Remember, on net, many more women enter college intending to major in STEM or economics than exit with a degree in those fields. If women were changing their majors because they discovered new intellectual appetites, you’d expect to see greater flows into STEM fields, too.

The mistake is in assuming that switching to and from STEM fields is equally easy.  In fact, the much larger set of required course and longer prerequisite chains make it much easier to switch out of STEM fields than into them.  Freshmen are advised to prepare for the most restrictive major they are interested in to keep their options open.  What seems to be happening is that women bail out of the tough majors at a higher level of performance than men do.

Of course, it is a mistake to think of “STEM” as monolithic entity. From The Shriver Report – 10 Reasons Why America Needs 10,000 More Girls in Computer Science:

2. Girls Are Already Making the Grade in Bio (Science)

Using AP test-taking as a measure of pipeline illustrates the true nature of STEM participation for girls. Female test-takers exceed or are close to parity with males in psychology, calculus, biology, and chemistry, but only account for 18 percent of AP computer science test takers. According to the National Center for Education Statistics, women already make up nearly 60 percent of degree recipients in biology, a whopping 85 percent in health professions, and around 50 percent in social sciences. In fact, 20 times as many girls took the AP biology test, as did AP computer science. The majority of women in ’STEM’ fields choose life sciences, so simply saying we need to increase the number of women in STEM is a mistake. Instead, we need to narrow the conversation to focus on computing and IT fields, where the shortfall is the largest.

Not only are women already over-represented in biology at the BS level, but biology has been over-producing PhDs for a couple of decades relative to the demand, so that jobs in biology research are very difficult to get and generally pay substantially less then other science and engineering fields.  There are some very high paying jobs in biomedical research, but the demand for them far exceeds the supply—the “postdoc holding tank” in biology is enormous.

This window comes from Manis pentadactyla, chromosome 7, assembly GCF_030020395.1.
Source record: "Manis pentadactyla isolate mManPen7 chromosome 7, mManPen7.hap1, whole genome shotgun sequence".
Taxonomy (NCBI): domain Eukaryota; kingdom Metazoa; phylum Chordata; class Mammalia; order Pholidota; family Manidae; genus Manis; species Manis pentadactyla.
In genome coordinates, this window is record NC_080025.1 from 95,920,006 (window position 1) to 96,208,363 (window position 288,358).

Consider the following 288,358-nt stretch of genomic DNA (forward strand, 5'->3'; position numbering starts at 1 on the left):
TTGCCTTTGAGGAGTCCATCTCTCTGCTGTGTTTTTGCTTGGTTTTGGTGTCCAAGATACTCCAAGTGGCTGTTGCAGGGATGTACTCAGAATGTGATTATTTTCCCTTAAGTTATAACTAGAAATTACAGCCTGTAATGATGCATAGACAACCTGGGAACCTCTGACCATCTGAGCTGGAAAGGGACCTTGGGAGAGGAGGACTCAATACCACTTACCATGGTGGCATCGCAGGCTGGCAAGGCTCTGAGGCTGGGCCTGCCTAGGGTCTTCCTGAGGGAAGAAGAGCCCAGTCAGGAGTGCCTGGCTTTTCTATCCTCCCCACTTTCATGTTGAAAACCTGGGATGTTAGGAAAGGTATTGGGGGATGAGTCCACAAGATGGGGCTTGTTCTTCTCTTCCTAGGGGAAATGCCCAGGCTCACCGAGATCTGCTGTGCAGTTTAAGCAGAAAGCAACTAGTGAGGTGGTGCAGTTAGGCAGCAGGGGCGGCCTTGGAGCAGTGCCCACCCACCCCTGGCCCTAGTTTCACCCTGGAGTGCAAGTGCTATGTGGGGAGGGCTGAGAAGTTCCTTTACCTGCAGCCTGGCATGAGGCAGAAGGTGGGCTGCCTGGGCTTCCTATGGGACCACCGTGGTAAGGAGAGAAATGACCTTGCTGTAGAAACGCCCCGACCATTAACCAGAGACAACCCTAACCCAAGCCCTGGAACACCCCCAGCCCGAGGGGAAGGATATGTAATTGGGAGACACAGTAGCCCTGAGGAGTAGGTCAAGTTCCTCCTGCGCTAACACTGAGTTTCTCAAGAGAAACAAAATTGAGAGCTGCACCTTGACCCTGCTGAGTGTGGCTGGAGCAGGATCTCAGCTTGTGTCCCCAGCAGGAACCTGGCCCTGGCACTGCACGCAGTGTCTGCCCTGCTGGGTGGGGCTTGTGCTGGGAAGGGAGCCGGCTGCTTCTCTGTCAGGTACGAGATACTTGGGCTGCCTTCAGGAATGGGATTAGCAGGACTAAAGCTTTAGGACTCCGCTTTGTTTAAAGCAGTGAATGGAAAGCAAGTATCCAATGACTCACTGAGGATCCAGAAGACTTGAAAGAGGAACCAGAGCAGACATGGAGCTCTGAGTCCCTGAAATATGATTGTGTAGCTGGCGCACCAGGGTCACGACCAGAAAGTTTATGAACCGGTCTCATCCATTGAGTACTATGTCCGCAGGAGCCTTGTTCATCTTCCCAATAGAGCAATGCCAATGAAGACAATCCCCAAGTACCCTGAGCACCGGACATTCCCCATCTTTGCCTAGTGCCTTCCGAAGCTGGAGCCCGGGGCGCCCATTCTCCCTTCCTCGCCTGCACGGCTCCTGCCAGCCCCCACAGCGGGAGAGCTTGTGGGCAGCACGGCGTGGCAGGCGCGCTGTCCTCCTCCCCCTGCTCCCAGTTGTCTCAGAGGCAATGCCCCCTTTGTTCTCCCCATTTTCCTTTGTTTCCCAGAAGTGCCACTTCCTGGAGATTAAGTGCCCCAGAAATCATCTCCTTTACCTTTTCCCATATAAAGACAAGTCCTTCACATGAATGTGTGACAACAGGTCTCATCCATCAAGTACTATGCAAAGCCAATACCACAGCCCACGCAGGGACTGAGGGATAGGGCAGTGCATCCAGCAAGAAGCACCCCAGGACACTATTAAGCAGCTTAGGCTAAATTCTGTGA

I don’t have any action items coming out of these articles—I’ve already put together a freshman design course for the bioengineering majors that did hands-on, applied work providing applications for some low-level computer programming.  While I’ll continue to try to improve that course, there aren’t many lower-division courses taught by our department for majors (the others are bioethics and a no-prereq intro to biotechnology, both of which are dominated by non-majors).  The Baskin School of Engineering has just created a Computational Media department, which will take over the game design program (a predominantly male program) from CS, but which is expected to create some new computational media courses.  we’ll have to see whether these have any effect on the number of women in computational fields at our university.

2012 November 10

How much is a degree worth?

Filed under: Uncategorized — gasstationwithoutpumps @ 12:14
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The ongoing privatization of higher education in the USA is driven largely by a view of education as a private good (of benefit primarily to the one receiving the education) rather than a public good (where society as a whole reaps the benefit of an educated populace).  To make the “private good” view work, one has to convince people that there is a substantial benefit to the recipients of the education that far exceeds any benefit to society.  This has generally been done in crassly monetary terms, talking about the earnings of graduates compared to those with less education (generally in lifetime earning terms, to make the differences appear as large as possible). By using a purely monetary assessment, one can conveniently ignore all the other effects on society, and pretend that education is purely a private investment in increasing earning potential.